Sh!t Theatre. Adelaide Fringe. The Studio Holden Street Theatres. 12 Feb 2020
Sh!t Theatre and its Drink Rum with Expats production is nothing less than volcanic agitprop theatre. It erupts with wild, bold, and brave political intensity coloured with flaming showers of satirical acid.
Its two British performers, Rachel Biscuit and Louise Mothersole, present themselves as hard-drinking, facile expat dropouts who, like myriad others, have found a haven of easy, boozy life in Malta. They have their faces clowned up in red and white Maltese flag greasepaint and wear nautical jackets atop summer holiday shorts. They open the show with an open bar. Free beers to arriving audience members. Thereafter, Maltese beer, Cisk to be precise, plays a large part in their shtick. So does the hell-raiser English actor, Oliver Reed who, famously, collapsed and died at The Pub in Valetta. He had just consumed 8 pints of lager, 12 shots of rum and half a bottle of whiskey washed down with cognac in a drinking competition with sailors.
The Pub is now a shrine to Reed and a prime gathering place for expatriates.
In this multi-media presentation, Sh!t Theatre introduces the expats with marvellous ink drawings, thus populating their depiction of hard-drinking Malta.
They down a few drinks as they do so, even offering nips of rum to the audience before launching off stools into their midst and creating quite a precedent in Holden Street.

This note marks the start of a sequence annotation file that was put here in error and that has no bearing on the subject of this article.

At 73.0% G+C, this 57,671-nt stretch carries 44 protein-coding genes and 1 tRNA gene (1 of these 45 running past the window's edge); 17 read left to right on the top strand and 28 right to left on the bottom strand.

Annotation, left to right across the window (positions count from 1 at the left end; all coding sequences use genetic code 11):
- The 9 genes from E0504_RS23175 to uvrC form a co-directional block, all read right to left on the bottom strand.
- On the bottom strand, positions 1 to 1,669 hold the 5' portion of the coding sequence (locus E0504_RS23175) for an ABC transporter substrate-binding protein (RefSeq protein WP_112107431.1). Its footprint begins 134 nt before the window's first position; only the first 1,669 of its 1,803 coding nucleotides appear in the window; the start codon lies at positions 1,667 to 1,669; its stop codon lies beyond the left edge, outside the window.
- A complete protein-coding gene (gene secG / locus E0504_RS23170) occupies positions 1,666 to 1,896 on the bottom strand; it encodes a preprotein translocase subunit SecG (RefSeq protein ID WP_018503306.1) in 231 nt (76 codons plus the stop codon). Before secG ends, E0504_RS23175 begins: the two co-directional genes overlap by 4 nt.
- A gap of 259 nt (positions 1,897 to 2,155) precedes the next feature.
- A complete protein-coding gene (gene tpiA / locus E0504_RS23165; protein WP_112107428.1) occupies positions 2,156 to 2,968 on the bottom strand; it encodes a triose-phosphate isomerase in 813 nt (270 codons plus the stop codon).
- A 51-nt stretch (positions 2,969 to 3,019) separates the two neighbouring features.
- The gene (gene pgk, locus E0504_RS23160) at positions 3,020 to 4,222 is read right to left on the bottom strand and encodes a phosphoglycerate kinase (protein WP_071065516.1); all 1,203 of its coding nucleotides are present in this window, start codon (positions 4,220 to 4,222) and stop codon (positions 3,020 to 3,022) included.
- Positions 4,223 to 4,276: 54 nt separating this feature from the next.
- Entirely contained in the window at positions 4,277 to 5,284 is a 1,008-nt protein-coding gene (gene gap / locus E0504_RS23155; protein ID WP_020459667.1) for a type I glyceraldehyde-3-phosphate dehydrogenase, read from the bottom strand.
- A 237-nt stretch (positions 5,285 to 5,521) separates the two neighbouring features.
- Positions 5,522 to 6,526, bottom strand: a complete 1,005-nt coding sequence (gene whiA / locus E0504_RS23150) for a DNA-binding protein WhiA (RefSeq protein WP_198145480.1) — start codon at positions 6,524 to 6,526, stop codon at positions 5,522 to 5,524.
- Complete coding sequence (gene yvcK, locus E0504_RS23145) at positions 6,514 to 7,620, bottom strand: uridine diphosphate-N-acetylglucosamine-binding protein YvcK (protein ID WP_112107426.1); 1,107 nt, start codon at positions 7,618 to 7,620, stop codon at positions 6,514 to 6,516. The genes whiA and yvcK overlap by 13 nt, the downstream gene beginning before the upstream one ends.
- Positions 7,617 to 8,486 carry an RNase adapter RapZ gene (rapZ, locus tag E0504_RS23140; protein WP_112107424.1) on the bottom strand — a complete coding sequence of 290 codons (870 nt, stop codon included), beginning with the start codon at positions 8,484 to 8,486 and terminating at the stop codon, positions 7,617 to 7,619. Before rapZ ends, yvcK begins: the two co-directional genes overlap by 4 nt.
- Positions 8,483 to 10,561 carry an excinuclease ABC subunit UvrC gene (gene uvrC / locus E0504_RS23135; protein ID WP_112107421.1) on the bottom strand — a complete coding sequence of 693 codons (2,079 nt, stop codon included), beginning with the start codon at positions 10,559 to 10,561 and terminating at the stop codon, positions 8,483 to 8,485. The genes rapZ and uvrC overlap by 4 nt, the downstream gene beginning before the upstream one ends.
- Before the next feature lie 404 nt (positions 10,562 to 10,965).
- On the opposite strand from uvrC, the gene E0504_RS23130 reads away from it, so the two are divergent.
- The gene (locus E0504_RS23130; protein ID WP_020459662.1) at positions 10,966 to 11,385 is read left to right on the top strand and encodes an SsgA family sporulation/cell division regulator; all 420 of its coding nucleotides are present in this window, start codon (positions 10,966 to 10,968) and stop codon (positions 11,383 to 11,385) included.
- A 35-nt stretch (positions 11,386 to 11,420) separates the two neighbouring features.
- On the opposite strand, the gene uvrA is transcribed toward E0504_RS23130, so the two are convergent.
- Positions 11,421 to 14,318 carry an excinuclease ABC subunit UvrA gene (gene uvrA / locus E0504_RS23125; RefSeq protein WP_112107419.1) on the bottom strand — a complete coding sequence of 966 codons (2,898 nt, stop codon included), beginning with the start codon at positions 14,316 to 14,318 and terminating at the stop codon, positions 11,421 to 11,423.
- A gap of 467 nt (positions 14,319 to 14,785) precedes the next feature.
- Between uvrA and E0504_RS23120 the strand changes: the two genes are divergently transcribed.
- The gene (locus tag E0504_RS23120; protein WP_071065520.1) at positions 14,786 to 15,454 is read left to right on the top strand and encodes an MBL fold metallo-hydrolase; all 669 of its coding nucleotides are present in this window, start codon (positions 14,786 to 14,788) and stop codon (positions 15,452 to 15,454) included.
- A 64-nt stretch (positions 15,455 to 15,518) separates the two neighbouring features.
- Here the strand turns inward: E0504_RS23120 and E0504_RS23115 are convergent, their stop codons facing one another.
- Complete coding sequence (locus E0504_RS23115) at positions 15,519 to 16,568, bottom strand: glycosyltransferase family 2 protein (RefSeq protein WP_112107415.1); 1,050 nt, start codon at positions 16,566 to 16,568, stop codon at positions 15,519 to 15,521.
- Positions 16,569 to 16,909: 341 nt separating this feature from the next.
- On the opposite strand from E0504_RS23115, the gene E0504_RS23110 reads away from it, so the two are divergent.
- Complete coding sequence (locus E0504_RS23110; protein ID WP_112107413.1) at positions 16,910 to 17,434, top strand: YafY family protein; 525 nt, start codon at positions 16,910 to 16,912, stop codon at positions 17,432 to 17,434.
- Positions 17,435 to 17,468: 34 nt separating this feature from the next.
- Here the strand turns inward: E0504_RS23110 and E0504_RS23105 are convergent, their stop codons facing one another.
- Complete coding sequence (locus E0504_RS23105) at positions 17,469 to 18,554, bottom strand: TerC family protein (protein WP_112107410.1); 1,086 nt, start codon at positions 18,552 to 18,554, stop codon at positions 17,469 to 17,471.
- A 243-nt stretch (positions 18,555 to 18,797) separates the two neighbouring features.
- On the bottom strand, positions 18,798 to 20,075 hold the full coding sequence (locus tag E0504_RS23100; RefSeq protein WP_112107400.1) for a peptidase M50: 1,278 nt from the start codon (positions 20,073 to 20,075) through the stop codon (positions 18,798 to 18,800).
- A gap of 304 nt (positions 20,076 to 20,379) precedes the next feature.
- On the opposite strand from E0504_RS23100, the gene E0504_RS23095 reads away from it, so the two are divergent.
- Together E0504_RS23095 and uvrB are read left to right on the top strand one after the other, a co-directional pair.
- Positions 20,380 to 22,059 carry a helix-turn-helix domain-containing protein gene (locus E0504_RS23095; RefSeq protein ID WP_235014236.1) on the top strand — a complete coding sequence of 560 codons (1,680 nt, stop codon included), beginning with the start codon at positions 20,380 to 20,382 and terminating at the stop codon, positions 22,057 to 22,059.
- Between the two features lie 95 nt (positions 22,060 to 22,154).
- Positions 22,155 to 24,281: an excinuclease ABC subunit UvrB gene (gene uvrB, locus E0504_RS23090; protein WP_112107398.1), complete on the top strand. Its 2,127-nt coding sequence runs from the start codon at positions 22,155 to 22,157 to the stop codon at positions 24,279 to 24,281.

They throw in singalongs and language lessons, wild abandon, and general hilarity. They sing in exquisite harmony, by the way. They even do a spot of dancing in what is an explosively high-energy performance.
But their nitty-gritty, the soul of the show, is deathly serious tales of injustice and corruption, albeit wrapped in colourful sardonic wit. Thus, we learn, among those seeking the sweet life in Malta are refugees. Some of them make it to those wee rock islands in the Med. Some don’t. Being sent back to Libya is a gruesome fate.
Then there is the intriguing piece of Valetta graffiti: "Who Killed Daphne?” There’s a tale and a half behind that question. They tell it. The audience quakes.
These two madcap, over-the-top, brimmingly talented performers turn out to be social justice guerrillas of the stage.
They have brought us a sizzlingly brilliant piece of what-the-fringe-is-all-about theatre. It is a must-see. It will be shining out as arguably the top show of 2020. And that is a big call so early in the piece and in a competitive field which exceeds 1000.
See it now.
NOTE: Saluting this amazing piece of theatre, winner of the Holden Street Theatres’ Edinburgh Fringe Award of 2019, Holden Street has set up its own Fringe 2020 FOOD HUT nightly serving among its local produce fare, specialist cuisine of Malta.
When: 12 Feb to 15 Mar
Where: Holden Street Theatres